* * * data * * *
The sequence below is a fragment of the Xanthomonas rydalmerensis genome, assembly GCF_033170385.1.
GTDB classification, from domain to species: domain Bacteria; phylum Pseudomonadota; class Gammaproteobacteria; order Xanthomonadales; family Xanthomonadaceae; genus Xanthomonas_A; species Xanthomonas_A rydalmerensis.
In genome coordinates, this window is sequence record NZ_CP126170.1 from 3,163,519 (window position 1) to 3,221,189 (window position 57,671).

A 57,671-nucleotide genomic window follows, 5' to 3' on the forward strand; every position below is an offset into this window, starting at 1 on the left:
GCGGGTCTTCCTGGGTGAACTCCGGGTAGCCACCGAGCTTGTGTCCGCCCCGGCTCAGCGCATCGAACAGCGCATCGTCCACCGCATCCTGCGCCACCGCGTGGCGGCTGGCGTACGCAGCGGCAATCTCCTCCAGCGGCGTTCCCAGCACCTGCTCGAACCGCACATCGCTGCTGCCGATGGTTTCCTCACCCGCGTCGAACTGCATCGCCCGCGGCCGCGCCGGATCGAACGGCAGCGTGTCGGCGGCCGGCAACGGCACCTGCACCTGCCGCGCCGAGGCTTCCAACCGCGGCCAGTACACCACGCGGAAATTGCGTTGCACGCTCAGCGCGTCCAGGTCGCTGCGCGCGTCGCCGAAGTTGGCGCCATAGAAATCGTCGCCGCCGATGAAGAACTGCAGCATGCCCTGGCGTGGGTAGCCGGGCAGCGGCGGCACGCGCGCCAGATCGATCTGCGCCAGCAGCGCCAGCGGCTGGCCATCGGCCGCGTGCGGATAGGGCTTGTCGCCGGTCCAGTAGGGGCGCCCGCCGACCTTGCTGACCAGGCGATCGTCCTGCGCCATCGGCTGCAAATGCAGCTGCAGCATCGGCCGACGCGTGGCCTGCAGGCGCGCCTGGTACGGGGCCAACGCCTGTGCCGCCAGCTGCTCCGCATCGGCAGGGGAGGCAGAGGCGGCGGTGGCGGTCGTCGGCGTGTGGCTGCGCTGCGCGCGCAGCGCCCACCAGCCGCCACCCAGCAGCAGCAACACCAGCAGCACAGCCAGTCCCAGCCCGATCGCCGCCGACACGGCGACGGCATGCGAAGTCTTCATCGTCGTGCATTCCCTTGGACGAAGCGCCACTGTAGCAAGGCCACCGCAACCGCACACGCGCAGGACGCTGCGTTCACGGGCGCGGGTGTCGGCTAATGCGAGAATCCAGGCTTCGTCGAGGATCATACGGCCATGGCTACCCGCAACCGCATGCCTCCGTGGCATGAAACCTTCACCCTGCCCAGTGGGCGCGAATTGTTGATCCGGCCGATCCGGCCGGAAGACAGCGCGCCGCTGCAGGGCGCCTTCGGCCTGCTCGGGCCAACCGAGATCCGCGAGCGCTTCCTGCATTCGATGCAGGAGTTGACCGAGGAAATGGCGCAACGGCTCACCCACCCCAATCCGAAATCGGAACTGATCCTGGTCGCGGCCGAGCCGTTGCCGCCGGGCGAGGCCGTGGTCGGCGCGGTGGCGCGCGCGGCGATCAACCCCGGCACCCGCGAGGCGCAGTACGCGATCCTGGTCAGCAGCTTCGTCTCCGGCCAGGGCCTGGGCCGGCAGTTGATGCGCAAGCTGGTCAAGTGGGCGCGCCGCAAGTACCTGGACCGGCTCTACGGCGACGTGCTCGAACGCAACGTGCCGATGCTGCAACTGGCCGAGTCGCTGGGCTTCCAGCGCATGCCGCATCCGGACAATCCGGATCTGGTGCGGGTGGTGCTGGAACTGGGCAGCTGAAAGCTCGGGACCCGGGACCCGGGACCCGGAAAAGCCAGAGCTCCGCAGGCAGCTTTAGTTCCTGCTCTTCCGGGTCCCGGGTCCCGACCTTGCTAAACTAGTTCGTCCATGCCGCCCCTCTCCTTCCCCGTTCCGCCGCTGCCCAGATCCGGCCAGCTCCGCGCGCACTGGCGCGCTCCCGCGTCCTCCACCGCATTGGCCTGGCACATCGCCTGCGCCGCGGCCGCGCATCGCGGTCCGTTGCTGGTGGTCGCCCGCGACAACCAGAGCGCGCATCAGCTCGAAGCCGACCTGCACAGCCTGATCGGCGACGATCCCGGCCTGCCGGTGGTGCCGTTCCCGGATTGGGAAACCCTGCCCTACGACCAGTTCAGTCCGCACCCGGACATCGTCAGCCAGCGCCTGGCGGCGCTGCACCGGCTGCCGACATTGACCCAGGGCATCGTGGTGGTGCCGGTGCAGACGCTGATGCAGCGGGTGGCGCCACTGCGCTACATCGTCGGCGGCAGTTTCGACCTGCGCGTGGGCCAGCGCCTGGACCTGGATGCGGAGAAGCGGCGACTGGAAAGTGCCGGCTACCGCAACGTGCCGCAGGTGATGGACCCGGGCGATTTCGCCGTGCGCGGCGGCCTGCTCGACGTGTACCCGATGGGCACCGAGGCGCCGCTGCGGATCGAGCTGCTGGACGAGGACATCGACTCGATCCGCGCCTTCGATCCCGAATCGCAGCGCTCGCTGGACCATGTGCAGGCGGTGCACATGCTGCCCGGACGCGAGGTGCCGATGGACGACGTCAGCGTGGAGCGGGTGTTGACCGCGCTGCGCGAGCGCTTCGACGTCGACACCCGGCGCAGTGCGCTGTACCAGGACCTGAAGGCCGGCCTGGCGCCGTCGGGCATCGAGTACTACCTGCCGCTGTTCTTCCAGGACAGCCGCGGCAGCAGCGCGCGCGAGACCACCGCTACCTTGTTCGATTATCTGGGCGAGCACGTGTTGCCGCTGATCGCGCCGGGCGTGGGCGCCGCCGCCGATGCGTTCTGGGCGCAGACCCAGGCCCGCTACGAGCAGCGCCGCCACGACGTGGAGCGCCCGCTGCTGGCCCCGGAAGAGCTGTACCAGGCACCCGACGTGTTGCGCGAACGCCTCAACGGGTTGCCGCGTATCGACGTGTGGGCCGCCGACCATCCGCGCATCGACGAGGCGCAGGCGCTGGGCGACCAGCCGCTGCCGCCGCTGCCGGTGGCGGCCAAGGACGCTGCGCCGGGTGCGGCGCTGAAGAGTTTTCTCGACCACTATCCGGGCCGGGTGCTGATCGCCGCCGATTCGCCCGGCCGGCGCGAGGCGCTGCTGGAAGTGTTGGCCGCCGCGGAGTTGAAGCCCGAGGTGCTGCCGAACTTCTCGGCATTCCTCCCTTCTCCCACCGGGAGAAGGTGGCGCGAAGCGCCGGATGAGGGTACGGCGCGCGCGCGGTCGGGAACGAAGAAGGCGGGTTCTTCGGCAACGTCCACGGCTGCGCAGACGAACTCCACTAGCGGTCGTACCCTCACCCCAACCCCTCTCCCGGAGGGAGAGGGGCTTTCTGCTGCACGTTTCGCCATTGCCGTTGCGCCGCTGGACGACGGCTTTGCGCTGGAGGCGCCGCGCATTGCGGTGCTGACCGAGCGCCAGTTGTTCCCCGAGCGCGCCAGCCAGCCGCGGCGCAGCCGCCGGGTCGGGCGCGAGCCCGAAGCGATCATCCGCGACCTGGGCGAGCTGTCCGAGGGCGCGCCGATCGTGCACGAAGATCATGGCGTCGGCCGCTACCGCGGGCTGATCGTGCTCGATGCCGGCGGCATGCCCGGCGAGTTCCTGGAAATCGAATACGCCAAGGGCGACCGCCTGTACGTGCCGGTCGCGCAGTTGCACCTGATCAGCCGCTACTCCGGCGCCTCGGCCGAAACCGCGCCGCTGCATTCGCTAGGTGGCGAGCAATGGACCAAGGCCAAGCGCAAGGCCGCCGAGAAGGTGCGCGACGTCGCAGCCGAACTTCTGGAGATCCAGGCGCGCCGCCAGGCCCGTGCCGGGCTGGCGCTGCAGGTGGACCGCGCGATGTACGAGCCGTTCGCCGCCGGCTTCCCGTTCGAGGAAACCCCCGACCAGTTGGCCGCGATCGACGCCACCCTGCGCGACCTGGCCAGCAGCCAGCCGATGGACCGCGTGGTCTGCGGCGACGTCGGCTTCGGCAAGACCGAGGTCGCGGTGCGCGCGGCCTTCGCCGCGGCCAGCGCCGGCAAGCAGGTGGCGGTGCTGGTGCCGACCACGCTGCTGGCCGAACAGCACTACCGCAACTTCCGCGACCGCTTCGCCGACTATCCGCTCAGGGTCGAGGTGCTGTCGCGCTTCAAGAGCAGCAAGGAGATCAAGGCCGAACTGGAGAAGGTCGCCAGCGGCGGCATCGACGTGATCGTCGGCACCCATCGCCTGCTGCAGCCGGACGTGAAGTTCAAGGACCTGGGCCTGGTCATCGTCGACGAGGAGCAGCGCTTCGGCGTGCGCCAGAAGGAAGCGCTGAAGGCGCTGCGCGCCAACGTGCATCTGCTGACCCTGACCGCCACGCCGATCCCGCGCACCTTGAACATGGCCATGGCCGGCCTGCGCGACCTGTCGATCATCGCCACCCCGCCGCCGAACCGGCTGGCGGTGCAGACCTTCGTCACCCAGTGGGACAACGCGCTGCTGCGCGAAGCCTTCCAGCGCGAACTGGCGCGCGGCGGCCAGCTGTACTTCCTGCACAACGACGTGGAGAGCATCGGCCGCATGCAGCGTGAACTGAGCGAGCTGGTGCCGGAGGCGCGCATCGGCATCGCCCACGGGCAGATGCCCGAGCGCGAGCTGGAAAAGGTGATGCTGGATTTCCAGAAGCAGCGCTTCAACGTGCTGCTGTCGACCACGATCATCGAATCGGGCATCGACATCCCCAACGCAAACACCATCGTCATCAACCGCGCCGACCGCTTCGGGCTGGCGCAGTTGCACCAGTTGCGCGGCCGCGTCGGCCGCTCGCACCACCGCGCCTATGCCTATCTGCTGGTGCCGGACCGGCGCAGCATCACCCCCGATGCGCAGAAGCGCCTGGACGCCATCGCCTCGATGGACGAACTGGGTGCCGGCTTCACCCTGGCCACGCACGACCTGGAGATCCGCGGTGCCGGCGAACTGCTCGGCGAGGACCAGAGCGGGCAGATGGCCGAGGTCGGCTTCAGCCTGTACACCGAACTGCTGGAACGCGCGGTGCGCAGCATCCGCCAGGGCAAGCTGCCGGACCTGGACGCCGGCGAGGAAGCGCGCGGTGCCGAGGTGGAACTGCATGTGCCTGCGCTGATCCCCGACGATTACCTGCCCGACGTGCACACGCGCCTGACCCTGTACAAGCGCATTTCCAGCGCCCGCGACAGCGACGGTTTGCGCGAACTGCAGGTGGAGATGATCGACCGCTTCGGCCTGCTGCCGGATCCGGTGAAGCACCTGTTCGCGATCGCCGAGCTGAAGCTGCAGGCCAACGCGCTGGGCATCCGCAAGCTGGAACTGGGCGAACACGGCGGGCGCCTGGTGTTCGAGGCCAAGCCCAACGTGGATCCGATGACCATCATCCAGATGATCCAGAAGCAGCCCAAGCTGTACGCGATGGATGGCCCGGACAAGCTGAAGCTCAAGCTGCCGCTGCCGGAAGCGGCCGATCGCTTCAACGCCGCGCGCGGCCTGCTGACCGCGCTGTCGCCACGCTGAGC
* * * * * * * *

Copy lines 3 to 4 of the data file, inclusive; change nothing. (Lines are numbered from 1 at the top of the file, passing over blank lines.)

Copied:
In genome coordinates, this window is sequence record NZ_CP126170.1 from 3,163,519 (window position 1) to 3,221,189 (window position 57,671).

A 57,671-nucleotide genomic window follows, 5' to 3' on the forward strand; every position below is an offset into this window, starting at 1 on the left: